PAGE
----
Battle Park, Part II

We headed to Rocky Mount to introduce my husband to Battle Park. I won't rehash the report I posted last week, but I will say I saw more of the area including the falls, which I somehow missed on my first trip (I mentioned the falls in my previous report, but I had become aware of its existence only through research. I'd apparently been too entranced by the view of the glossy black waters of the Tar and the massive boulders beside the river to notice.)

Winter in Rocky Mount
While walking down the path to the rock-strewn banks of the river on this visit, I was again struck by the peace and serenity of this place. The old cotton mill is a bit unsightly, but it was a big part of this town for nearly two centuries. On the way to the park that morning, I had slowed long enough to read the historical marker outside the mill and learned that construction on it began in 1818. It was burned down by the Federals in 1863, rebuilt, and used until the late 1990's. For more information on the mill, go to and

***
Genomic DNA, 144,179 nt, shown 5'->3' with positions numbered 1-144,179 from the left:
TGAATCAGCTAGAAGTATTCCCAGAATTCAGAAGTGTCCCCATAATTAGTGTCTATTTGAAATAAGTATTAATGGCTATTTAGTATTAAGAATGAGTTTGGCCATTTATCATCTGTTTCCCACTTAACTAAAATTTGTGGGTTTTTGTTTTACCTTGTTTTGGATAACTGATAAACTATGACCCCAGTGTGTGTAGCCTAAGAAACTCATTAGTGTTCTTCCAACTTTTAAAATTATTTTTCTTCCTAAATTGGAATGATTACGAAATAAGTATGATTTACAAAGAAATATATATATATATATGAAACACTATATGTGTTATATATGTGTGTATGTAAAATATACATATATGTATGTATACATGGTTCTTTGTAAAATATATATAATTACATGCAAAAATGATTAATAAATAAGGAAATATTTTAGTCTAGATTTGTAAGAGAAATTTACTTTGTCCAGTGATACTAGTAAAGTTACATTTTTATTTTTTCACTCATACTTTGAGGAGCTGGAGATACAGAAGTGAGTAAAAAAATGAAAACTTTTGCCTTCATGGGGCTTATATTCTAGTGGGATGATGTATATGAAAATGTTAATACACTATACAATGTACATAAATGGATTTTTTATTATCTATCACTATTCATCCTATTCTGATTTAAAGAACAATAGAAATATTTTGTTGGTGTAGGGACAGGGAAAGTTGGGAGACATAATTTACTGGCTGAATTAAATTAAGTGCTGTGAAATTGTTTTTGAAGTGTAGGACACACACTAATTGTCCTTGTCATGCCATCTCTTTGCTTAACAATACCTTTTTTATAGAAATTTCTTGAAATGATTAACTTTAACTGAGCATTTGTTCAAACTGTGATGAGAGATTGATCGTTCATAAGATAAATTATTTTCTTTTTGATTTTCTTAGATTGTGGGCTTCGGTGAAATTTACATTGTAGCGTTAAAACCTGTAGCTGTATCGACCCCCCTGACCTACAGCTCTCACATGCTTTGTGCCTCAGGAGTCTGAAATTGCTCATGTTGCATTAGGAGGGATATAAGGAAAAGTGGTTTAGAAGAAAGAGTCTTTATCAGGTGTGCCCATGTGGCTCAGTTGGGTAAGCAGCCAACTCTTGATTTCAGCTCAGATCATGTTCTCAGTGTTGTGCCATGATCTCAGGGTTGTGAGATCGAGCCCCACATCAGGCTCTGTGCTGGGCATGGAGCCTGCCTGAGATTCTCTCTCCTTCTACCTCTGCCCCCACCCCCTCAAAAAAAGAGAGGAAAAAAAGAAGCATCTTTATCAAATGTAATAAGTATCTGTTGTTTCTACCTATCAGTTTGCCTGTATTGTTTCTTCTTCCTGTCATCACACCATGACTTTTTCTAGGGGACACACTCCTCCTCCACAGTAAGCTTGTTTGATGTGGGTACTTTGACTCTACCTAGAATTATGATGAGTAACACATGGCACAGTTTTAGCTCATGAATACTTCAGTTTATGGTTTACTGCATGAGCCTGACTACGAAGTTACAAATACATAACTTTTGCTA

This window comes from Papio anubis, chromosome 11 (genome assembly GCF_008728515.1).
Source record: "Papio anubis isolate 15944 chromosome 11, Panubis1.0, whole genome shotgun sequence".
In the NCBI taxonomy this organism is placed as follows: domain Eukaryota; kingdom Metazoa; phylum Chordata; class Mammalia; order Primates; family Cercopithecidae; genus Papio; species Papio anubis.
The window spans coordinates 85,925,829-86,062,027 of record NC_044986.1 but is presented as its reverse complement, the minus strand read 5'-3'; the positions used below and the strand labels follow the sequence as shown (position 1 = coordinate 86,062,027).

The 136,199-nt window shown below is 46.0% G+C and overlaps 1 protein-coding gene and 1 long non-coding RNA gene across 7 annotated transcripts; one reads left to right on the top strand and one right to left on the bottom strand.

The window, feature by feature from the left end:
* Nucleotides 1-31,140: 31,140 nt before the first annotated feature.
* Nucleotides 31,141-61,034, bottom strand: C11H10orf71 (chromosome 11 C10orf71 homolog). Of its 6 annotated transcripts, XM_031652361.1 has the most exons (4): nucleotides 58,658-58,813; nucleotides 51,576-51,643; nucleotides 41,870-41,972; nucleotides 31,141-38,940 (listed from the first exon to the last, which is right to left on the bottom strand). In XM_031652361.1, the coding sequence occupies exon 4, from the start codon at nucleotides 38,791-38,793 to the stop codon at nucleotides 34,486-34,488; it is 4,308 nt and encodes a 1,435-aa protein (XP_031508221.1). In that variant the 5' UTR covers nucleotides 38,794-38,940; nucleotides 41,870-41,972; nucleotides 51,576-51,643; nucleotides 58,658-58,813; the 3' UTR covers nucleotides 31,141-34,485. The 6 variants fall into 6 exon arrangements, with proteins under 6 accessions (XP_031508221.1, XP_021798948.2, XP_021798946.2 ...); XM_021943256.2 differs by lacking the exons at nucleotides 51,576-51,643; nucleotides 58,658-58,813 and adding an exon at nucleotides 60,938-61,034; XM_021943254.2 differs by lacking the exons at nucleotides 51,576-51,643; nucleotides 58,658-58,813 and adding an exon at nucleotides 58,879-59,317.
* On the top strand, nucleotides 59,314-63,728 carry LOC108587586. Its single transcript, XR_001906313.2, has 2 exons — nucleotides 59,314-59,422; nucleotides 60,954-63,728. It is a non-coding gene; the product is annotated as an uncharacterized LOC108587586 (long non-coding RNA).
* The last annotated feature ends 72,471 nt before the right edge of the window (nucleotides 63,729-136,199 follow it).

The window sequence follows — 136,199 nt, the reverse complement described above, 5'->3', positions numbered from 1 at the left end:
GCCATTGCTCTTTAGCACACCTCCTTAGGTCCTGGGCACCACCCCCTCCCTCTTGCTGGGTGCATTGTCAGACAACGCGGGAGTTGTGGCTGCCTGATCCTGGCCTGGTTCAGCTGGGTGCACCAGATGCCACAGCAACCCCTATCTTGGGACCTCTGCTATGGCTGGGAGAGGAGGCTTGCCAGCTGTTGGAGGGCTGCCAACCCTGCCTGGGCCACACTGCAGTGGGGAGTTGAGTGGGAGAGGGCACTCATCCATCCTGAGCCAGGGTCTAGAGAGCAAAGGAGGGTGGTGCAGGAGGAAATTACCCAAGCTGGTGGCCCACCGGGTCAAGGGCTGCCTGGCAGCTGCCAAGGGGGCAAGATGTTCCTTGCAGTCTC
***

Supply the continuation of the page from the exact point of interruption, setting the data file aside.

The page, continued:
These links solve the mystery behind Battle Park's name. One of the first owners of the mill was Joel Battle, and the Battle family owned the mill from 1825 to 1883. I'm sure we'll visit this park again, if only to investigate the trail that winds along the river.

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